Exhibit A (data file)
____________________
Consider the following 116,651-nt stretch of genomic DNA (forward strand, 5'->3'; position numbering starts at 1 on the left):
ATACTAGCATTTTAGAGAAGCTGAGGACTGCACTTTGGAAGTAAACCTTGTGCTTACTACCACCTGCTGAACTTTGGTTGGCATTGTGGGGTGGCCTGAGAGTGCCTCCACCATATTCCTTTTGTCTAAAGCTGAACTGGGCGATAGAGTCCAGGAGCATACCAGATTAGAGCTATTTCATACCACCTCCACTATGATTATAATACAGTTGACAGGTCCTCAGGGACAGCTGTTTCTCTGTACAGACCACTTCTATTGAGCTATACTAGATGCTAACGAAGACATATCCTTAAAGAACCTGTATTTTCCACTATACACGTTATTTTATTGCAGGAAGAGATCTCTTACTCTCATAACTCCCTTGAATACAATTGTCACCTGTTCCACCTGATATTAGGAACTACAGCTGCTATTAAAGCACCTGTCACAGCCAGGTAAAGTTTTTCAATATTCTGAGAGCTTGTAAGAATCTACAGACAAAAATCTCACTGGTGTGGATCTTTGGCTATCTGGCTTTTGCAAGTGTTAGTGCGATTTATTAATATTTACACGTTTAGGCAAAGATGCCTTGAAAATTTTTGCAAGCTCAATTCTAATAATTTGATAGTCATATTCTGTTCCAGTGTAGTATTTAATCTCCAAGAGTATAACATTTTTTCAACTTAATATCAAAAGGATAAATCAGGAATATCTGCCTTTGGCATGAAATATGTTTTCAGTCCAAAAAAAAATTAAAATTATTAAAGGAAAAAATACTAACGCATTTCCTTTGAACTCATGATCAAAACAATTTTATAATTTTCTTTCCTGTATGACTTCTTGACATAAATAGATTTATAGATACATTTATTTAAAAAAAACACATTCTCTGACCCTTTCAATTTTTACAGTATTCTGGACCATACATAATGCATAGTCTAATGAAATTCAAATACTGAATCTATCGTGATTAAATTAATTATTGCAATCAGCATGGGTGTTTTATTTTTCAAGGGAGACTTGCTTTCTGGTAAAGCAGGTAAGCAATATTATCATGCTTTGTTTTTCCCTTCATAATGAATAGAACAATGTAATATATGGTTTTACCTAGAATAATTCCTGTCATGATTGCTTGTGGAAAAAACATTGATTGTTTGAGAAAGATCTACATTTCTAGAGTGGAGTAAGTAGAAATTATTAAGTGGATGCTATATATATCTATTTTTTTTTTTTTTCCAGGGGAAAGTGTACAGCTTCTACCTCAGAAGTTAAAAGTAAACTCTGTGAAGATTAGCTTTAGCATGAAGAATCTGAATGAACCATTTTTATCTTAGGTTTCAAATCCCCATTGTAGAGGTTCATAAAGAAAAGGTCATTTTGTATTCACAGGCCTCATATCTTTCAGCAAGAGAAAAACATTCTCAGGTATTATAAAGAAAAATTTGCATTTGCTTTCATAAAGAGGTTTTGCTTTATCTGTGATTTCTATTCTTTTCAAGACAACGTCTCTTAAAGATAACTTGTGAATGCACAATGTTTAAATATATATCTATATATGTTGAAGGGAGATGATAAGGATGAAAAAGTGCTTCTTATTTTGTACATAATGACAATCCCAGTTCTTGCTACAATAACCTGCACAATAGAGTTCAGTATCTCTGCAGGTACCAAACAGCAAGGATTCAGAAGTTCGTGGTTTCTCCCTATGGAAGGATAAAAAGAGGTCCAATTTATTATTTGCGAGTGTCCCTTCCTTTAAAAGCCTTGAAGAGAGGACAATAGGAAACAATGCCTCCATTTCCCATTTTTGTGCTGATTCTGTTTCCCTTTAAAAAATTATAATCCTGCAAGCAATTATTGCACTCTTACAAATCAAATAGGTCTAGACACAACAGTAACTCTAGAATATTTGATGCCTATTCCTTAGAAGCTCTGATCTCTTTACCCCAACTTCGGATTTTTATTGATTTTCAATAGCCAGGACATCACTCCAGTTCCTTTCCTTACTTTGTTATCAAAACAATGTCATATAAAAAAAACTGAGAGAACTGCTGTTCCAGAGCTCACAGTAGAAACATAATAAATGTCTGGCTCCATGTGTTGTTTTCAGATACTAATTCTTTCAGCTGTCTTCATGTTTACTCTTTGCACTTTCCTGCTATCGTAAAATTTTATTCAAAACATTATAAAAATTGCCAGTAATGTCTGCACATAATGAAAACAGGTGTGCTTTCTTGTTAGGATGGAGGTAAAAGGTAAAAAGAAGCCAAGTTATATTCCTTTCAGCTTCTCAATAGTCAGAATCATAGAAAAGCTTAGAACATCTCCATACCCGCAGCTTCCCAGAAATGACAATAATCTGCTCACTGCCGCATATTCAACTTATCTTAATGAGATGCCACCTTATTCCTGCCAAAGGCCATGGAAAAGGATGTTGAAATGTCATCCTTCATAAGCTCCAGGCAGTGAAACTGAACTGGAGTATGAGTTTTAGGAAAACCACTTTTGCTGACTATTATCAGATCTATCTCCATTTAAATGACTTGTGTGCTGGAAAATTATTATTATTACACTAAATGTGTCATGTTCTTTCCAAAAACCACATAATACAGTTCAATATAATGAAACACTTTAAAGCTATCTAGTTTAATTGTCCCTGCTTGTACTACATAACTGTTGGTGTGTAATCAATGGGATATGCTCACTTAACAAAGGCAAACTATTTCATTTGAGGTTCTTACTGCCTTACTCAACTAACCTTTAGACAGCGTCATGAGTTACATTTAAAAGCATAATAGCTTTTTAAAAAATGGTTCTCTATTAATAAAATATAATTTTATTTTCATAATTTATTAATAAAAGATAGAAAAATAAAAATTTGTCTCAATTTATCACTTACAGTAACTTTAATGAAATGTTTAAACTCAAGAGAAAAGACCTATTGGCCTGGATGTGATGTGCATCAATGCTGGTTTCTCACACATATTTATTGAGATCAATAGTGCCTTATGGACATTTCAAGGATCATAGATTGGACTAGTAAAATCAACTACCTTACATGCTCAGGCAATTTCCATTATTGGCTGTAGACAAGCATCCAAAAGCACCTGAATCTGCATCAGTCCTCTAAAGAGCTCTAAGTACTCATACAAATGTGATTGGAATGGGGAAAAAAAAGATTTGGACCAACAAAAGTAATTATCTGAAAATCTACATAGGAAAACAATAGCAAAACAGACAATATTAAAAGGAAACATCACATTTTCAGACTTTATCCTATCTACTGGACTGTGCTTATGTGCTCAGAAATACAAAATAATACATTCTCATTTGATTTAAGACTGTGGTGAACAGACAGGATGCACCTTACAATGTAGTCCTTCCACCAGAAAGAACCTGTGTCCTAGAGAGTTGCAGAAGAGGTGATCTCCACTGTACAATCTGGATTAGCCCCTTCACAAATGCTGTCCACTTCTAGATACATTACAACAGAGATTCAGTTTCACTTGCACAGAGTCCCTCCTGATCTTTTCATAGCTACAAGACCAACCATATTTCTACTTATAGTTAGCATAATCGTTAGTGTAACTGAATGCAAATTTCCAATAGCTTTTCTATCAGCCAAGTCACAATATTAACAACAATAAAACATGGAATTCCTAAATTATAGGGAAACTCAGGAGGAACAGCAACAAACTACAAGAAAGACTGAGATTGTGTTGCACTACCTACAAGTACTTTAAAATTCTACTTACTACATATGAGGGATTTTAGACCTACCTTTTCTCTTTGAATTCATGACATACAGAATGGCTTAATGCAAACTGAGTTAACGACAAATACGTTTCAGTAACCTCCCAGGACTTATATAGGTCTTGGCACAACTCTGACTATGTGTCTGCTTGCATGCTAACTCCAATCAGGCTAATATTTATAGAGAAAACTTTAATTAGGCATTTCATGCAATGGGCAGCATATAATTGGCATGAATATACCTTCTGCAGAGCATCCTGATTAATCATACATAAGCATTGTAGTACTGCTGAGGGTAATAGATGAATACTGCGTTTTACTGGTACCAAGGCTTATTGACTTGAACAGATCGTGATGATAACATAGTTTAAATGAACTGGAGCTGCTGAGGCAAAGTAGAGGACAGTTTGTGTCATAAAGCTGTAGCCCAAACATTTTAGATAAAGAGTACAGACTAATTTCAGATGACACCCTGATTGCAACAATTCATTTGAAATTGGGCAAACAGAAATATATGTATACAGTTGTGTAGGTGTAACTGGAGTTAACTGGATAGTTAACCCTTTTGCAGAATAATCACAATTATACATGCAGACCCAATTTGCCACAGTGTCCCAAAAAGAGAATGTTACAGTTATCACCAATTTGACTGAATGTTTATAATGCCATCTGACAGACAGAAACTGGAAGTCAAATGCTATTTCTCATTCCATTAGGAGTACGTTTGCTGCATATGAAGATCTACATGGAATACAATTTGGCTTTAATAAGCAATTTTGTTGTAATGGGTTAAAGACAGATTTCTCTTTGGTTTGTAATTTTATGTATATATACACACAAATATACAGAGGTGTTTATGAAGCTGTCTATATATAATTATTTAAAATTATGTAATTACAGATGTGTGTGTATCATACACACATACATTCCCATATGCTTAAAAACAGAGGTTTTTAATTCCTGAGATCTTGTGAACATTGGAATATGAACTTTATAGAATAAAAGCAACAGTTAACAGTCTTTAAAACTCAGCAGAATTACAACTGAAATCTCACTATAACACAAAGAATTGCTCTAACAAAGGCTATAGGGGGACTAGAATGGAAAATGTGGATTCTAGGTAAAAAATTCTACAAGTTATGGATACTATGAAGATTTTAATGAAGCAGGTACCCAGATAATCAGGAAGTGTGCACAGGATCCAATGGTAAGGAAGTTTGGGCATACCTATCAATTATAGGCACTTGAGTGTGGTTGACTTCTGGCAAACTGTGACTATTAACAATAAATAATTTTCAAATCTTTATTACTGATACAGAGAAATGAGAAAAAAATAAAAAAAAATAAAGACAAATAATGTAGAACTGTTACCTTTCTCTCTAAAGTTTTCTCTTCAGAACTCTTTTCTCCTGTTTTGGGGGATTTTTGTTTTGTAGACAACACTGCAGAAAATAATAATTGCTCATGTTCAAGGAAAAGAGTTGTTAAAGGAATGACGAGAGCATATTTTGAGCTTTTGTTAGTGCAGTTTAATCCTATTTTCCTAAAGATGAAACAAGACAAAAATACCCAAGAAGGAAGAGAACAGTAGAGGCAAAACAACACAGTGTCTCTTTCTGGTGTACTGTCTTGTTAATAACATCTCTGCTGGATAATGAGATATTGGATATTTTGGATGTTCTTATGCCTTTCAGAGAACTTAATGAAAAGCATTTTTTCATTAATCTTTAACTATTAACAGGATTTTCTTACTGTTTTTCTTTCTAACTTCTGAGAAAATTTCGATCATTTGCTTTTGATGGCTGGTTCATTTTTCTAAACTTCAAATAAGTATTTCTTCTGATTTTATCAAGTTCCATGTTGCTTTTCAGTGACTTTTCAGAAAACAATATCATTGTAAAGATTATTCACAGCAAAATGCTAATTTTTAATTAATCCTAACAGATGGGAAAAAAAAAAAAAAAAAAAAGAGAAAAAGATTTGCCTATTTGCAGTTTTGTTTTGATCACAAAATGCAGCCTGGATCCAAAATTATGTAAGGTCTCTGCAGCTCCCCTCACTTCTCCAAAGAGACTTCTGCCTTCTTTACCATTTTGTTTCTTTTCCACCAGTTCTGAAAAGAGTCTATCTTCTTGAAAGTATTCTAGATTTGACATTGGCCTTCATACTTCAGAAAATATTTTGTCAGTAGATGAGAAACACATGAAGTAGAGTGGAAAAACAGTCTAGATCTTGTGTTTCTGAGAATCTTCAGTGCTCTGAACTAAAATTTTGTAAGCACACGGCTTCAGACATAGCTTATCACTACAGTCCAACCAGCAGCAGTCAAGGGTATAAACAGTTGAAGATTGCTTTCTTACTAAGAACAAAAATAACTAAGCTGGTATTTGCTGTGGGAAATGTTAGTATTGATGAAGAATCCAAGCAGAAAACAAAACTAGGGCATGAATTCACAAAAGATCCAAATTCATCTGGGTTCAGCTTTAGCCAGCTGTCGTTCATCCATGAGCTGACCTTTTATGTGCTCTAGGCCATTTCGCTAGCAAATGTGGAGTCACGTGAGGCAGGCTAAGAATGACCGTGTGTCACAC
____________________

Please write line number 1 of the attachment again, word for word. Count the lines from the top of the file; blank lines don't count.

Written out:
Consider the following 116,651-nt stretch of genomic DNA (forward strand, 5'->3'; position numbering starts at 1 on the left):